The “Coda” to Natalia Cecire’s recent study describes the practice of “experimental poetry criticism bingo,” playfully suggesting that critical accounts of texts deemed “experimental” sometimes seem to fall back on a handful of generalizations: “the text foregrounds the materiality of language, it disrupts traditional syntax or traditional associations, it’s self-canceling, it draws attention to language as a process,” and so on (188). Cecire does not doubt that texts can exhibit these qualities; rather, she is pointing to the relative lack of explanatory power “experimental” has when it is applied to literature. As someone who has made liberal use of these and other generalizations, I can recommend Cecire’s book for its theoretically sophisticated elaboration of how the term “experimental” has been used in twentieth-century literary criticism, and for its insights into why this term is often singularly unhelpful.
Part of Cecire’s argument is that treating “experimental” as a formalist category elides the term’s historical character, adding that when critics appeal to an “experimental tradition” they are participating in a particular version of literary history. Specifically, Cecire says that the meaning of “experimental” in literary criticism has been powerfully shaped by Language poetry: “Out of the 1970s, a concerted and largely successful rewriting of twentieth-century literary history” took place, canonizing a “continuous ‘experimental tradition’ running from Ezra Pound, Gertrude Stein, and imagism through Objectivism [to] Black Mountain and the New York School.” Such a rewriting “sought out the features of modernism best suited to serve as antecedents to post-Vietnam concerns” (6-8). This may overstate how much the diverse group of individuals referred to as the Language poets had in common poetically or politically, as Alex Houen suggests in Powers of Possibility: Experimental American Writing since the 1960s (2011). Nonetheless, understanding “experimental” as part of a constructed lineage is valuable because it explains why, for its seeming capaciousness, this term has come to be most associated with some writers and canons and not others.
Cecire’s insistence that “experimental writing” has a “periodizable” trajectory leads her back to modernism, with the bulk of the book being an argument about why modernism’s engagement with scientific knowledge practices should be considered central to its discursive history (3). “Experimental writing as we now understand it does not do experiments (follow a method) but rather performs epistemic virtues”(23, emphasis in original), the latter defined as a “set of principles by which knowledge can be secured” at a given historical moment (73). Cecire identifies flash, objectivity, precision, and contact as the epistemic virtues shared by literary modernism and the social and biological sciences of the same period. “Flash” describes the ability to represent information partially but comprehensively, associated with Pound’s “luminous detail,” Stephen Crane’s war sketches, Jacob Riis’s flash-powder photography, and fin-de-siècle US Census visualizations. Cecire associates objectivity with Gertrude Stein’s earliest fiction, as shaped by her training at the Harvard Psychological Laboratory between 1893 and 1897. Precision is explored as a defining feature of Marianne Moore’s poetry, in relation to the practice of holotyping in natural history. Finally, Cecire reads William Carlos Williams’s “contactual poetics” in light of the rise of fieldwork anthropology and the theme of first contact in Ursula Le Guin’s science fiction (168). Cecire’s uncommonly wide-ranging study concludes with an analysis of Ishmael Reed’s Mumbo Jumbo (1972) and a call for criticism to investigate alternatives to experimentalism’s historically “white poetics” (34).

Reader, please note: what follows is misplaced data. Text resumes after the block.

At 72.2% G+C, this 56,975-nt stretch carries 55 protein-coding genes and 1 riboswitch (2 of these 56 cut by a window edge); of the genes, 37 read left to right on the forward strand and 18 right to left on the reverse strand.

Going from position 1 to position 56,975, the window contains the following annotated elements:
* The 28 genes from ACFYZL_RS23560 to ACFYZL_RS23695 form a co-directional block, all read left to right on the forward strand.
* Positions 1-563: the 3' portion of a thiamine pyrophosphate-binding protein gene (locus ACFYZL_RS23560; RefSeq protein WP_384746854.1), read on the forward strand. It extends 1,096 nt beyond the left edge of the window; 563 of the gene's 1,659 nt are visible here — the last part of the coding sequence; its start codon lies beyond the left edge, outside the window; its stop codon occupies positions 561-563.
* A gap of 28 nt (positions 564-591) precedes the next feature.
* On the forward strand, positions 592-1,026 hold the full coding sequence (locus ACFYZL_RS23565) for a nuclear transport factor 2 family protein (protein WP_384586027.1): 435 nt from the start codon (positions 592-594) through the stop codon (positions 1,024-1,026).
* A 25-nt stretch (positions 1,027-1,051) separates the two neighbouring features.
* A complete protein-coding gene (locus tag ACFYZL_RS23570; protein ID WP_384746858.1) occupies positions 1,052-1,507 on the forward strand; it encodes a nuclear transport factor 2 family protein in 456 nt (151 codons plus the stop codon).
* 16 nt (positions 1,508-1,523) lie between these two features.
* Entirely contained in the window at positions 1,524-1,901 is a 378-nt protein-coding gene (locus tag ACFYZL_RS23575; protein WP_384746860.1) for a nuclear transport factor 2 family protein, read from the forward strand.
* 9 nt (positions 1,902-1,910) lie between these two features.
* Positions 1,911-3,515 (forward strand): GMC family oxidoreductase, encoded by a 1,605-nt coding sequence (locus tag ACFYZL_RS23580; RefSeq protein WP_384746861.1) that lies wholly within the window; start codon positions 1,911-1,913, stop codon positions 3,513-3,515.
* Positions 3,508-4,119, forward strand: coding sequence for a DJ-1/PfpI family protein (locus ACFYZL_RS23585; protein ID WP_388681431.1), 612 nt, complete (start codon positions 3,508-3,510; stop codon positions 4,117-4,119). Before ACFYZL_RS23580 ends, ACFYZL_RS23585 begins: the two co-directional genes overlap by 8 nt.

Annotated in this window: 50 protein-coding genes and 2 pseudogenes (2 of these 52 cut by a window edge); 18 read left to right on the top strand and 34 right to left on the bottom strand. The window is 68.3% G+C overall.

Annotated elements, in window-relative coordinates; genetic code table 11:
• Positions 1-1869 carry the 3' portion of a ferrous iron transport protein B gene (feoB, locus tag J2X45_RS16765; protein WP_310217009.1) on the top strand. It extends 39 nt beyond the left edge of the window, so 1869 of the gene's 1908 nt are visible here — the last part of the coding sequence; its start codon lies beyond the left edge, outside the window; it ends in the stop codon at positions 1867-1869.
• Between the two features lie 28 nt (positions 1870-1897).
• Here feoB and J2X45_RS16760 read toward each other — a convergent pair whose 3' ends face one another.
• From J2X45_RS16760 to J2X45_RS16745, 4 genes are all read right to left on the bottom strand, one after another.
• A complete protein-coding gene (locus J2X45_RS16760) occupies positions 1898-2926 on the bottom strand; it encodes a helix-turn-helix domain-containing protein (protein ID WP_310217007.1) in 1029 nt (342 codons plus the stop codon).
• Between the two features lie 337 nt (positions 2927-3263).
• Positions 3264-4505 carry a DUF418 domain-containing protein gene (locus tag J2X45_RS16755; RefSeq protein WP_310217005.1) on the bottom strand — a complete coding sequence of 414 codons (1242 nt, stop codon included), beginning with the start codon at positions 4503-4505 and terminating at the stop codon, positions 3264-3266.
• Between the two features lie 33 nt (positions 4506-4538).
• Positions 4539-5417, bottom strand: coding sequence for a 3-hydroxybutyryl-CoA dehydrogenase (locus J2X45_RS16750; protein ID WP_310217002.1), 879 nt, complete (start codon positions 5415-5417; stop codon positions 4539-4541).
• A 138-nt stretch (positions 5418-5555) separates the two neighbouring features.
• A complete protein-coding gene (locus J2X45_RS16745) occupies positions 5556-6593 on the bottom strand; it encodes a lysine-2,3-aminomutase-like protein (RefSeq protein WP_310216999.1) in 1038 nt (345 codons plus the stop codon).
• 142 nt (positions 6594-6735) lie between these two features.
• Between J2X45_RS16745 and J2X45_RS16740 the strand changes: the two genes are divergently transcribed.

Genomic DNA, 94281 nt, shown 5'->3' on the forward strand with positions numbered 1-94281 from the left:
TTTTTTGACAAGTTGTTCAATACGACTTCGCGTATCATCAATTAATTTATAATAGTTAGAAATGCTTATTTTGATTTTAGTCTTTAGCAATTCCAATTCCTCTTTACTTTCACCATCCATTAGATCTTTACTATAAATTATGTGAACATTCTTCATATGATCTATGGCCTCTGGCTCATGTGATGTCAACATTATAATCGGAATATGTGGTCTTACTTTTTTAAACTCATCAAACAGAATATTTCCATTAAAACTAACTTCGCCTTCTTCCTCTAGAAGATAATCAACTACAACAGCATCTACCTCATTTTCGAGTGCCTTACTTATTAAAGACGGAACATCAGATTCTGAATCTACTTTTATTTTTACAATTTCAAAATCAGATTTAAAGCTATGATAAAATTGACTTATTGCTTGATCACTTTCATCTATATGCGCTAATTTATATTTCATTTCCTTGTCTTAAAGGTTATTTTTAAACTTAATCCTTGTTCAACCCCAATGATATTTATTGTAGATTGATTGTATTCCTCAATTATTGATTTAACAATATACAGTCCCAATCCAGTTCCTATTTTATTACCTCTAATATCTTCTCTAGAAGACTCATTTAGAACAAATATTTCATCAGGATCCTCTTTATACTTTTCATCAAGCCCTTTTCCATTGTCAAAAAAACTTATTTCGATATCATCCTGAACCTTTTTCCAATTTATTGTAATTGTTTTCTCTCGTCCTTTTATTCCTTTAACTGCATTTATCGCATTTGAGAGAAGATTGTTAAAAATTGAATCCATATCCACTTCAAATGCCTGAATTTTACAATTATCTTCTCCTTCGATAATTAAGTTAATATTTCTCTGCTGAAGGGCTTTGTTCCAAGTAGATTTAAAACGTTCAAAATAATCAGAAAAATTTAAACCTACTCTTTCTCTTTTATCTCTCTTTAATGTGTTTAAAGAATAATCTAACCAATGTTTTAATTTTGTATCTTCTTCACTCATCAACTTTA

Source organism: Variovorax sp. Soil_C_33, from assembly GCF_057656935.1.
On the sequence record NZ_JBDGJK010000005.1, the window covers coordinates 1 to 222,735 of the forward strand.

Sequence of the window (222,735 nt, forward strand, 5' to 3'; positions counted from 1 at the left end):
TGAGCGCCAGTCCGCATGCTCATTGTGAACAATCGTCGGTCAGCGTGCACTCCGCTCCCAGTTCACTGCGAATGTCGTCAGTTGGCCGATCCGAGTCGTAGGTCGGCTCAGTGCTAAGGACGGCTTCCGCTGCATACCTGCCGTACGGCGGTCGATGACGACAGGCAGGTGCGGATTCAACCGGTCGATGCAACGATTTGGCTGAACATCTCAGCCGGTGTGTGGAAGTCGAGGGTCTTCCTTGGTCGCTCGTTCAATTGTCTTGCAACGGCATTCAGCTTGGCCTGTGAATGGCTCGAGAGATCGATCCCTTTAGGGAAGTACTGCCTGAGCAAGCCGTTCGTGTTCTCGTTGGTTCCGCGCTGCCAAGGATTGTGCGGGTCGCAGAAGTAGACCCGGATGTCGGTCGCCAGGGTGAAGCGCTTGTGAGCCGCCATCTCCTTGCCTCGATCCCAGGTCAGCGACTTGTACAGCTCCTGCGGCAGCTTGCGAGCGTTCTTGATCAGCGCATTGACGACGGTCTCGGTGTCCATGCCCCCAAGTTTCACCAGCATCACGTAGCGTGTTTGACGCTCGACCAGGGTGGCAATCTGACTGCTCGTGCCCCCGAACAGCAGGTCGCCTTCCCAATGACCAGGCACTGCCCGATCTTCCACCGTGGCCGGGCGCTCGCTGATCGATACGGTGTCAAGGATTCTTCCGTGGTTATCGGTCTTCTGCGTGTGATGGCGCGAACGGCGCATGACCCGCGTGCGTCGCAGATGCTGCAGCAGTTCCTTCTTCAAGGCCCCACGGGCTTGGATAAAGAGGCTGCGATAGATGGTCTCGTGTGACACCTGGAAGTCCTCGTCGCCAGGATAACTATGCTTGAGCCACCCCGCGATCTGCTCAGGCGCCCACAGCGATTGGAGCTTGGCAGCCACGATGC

What I most enjoyed in Cecire’s book were its contributions to “that tired old study called aesthetics,” as Fredric Jameson memorably put it in his dust-jacket praise for Sianne Ngai’s Our Aesthetic Categories: Zany, Cute, Interesting (2012). Cecire’s subtitle is American Literature and the Aesthetics of Knowledge, and her appeal to aesthetics enables a better understanding of “why ‘experimental’ means ‘good,’ when it does mean good (which it often does)” (viii). Frank Sibley long ago explained that there is no inherent reason why any term should be positively valenced when applied to art, and that determinations of value (such as what counts as “good”) can only be supported by the exercise of taste. Cecire agrees that there are no general criteria capable of determining whether an artwork is “good,” but at the same time she would oppose any appeal to taste as ideological. Cecire proposes that “experimental” has often meant “good” in literary criticism because of its association with “good” in other discourses of modernity, namely, epistemological goodness, particularly in the knowledge-securing practices of the sciences, and political goodness, for example in Language poetry’s reconstitution of an oppositional modernism after the Vietnam War.
An endnote to the Marianne Moore chapter suggests that a worthwhile project would be to treat literary criticism as a history of epistemic virtues and vices, the latter especially: “The history of literary criticism is filled with accusations of epistemic vices: being ‘ahistorical,’ being ‘positivist,’ etc.” (229, n. 67). In regard to Cecire’s book, some readers may find the book’s conceptual expansiveness a vice, or its thoroughness wearying (forty-seven pages of endnotes are included), but these are minor complaints about what is a pleasingly polemical example of contemporary literary criticism.